Film Reviews, News & Competitions

 
 


Skyfire

 
 
Film Information
 

Plot: A geologist and her father race against time to save lives when a volcano erupts on a tropical island resort in the South China Sea.
Release Date: 23 November 2020
Format: VOD | DVD | Blu-ray
Director(s): Simon West
Cast: Xueqi Wang, Hannah Quinlivan, Jason Isaacs
BBFC Certificate: 12
Running Time: 90 mins
Review By: Samuel Love
Genre: ,
 
Film Rating
 
 
 
 
 
3.5/ 5


 

Bottom Line


Despite being a veritable bingo card of disaster movie clichés, Skyfire is a solidly entertaining action thriller that will have you on the edge of your proverbial seat.


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Posted November 17, 2020 by

 
Film Review
 
 

Simon West, the director of such acclaimed classics as The Expendables 2 and Rick Astley’s Never Gonna Give You Up music video, isn’t exactly a name that exudes confidence in audiences. His latest effort is Skyfire, a disaster action-fest that put him in the director seat for a big-budget Chinese disaster movie. The results of this bizarre cinematic experiment might surprise you, as Skyfire is absolutely nowhere near as bad as it probably should be.

Performed by an almost all-Chinese cast with the inexplicable exception of Jason Isaacs who sticks out like a sore thumb, Skyfire is a Mandarin-language action thriller that sees a geologist (Hannah Quinlivan) and her estranged father (Xueqi Wang) racing against time to save lives when a volcano erupts on a tropical island resort in the South China Sea, putting the lives of everyone on the island, including the guests at Jack Harris (Isaacs)’ swanky hotel, at great risk. With almost every cliché under the sun present and correct – Isaacs’ greedy businessman ignoring the warning signs of impending doom to keep his resort open being the most prevalent in the film’s first act – Skyfire lacks originality throughout. The film looks and feels a lot like Jurassic World in its structure, aesthetic and narrative, but with less dinosaurs and more lava. A feeling of déjà vu is palpable. Clunky exposition and occasionally wooden acting certainly doesn’t help distract from the film’s familiarity.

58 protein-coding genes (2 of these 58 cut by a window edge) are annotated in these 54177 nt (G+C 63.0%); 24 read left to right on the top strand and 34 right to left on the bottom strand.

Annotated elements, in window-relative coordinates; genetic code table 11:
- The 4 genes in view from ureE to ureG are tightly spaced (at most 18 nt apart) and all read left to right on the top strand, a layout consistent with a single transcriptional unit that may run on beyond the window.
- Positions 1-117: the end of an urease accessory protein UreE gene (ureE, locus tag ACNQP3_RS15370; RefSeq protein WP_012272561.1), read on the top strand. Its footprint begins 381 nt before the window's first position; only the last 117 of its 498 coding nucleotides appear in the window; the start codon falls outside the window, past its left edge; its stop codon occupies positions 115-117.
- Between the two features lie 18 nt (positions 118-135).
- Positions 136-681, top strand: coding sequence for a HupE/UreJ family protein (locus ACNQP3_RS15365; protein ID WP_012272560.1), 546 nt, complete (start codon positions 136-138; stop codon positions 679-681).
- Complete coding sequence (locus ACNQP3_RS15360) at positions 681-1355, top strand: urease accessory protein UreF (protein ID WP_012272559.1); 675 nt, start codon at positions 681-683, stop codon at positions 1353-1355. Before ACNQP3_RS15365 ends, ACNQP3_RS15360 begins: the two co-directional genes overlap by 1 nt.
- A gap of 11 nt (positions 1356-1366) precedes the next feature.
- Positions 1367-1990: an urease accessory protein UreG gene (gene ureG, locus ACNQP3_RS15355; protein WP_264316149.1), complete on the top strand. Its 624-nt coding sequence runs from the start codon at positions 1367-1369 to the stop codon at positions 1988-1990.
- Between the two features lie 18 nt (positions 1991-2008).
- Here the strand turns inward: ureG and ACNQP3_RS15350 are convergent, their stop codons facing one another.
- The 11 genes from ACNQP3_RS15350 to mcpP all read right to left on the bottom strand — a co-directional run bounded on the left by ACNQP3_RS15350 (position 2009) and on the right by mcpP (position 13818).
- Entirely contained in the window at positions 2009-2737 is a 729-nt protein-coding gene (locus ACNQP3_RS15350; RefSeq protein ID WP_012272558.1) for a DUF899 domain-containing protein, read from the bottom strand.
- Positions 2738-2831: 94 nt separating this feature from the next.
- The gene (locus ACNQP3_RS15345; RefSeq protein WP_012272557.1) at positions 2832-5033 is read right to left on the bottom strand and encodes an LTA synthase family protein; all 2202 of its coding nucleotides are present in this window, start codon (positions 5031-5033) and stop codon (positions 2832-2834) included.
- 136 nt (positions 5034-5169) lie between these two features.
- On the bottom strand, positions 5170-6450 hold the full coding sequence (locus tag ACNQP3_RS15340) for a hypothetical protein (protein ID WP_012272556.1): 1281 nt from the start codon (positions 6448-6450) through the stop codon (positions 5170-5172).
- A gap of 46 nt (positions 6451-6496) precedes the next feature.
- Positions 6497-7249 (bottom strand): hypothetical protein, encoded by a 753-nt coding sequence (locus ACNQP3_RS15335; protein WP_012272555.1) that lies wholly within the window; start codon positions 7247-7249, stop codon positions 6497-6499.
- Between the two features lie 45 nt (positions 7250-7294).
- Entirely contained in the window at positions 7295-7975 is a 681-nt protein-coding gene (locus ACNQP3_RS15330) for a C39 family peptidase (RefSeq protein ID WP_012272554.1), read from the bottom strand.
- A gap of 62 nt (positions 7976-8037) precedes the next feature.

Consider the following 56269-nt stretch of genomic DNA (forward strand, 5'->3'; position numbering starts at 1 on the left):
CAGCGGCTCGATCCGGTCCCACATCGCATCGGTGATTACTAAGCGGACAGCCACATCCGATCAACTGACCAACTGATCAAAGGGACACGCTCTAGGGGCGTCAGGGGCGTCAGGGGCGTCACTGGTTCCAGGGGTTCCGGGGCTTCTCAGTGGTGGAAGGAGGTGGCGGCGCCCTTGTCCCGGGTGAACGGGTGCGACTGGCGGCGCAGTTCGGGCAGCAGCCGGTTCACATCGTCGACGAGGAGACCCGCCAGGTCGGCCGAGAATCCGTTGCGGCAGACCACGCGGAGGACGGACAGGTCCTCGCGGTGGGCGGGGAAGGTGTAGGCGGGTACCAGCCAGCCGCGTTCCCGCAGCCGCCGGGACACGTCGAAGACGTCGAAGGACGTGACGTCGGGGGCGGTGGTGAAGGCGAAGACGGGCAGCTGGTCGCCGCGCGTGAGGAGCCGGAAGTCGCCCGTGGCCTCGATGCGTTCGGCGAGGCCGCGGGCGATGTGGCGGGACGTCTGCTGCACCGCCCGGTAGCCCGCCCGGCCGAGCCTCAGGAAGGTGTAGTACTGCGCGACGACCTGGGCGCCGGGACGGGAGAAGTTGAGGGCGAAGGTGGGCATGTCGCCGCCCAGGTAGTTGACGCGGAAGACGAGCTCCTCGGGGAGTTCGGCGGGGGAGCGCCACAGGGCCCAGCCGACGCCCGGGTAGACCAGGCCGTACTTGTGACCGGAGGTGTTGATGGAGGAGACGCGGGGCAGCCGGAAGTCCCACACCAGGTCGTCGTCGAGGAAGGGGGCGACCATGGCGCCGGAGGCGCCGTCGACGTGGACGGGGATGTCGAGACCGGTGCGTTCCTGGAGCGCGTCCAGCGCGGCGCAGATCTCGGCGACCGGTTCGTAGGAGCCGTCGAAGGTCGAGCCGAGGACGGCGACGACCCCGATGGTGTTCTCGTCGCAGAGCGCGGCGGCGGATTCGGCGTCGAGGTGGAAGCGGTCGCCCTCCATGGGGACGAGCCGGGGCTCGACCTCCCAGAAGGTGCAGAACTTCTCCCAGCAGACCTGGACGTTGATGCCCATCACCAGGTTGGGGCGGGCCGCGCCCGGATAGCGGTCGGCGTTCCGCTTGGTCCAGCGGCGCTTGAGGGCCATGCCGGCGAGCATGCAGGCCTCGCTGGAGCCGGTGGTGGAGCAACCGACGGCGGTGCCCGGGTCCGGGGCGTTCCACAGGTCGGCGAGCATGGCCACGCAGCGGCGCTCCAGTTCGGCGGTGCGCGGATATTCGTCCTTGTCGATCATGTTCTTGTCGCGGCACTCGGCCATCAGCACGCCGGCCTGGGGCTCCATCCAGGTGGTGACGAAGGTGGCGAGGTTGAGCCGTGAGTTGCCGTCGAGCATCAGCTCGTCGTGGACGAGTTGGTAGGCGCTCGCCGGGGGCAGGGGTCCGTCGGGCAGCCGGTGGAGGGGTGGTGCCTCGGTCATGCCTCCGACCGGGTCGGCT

The film is often nonsensical in its character motives and set-pieces, but that comes with the territory in the disaster movie subgenre. It’s difficult to criticise its lapses in logic when some of the finest disaster movies out there are even more far-fetched. Thankfully, Skyfire excels – for the most part – on the visual front. Despite some shaky effects here and there, the film’s CGI is generally excellent as the volcanic eruption births island-wide carnage on an explosive scale. Prepare to see countless unnamed hotel guests obliterated by meteoric debris and the occasional main character – listen out for the swelling strings on the score if you’re unsure whether or not you should care about their death.

But all that said, Skyfire excels where it counts. There’s no denying that the film is exciting once the volcano has erupted and the island goes into chaos. The last few years have been pretty abysmal for the disaster movie genre, with Gerard Butler starrers Greenland and Geostorm especially terrible. Skyfire on the other hand, is, if nothing else, good old-fashioned fun. There is real tension in the film’s more elaborate (if far-fetched) set-pieces, and plenty of excitement to be had in between. Despite being a veritable bingo card of disaster movie clichés, Skyfire is a solidly entertaining action thriller that will have you on the edge of your proverbial seat.


Samuel Love

 


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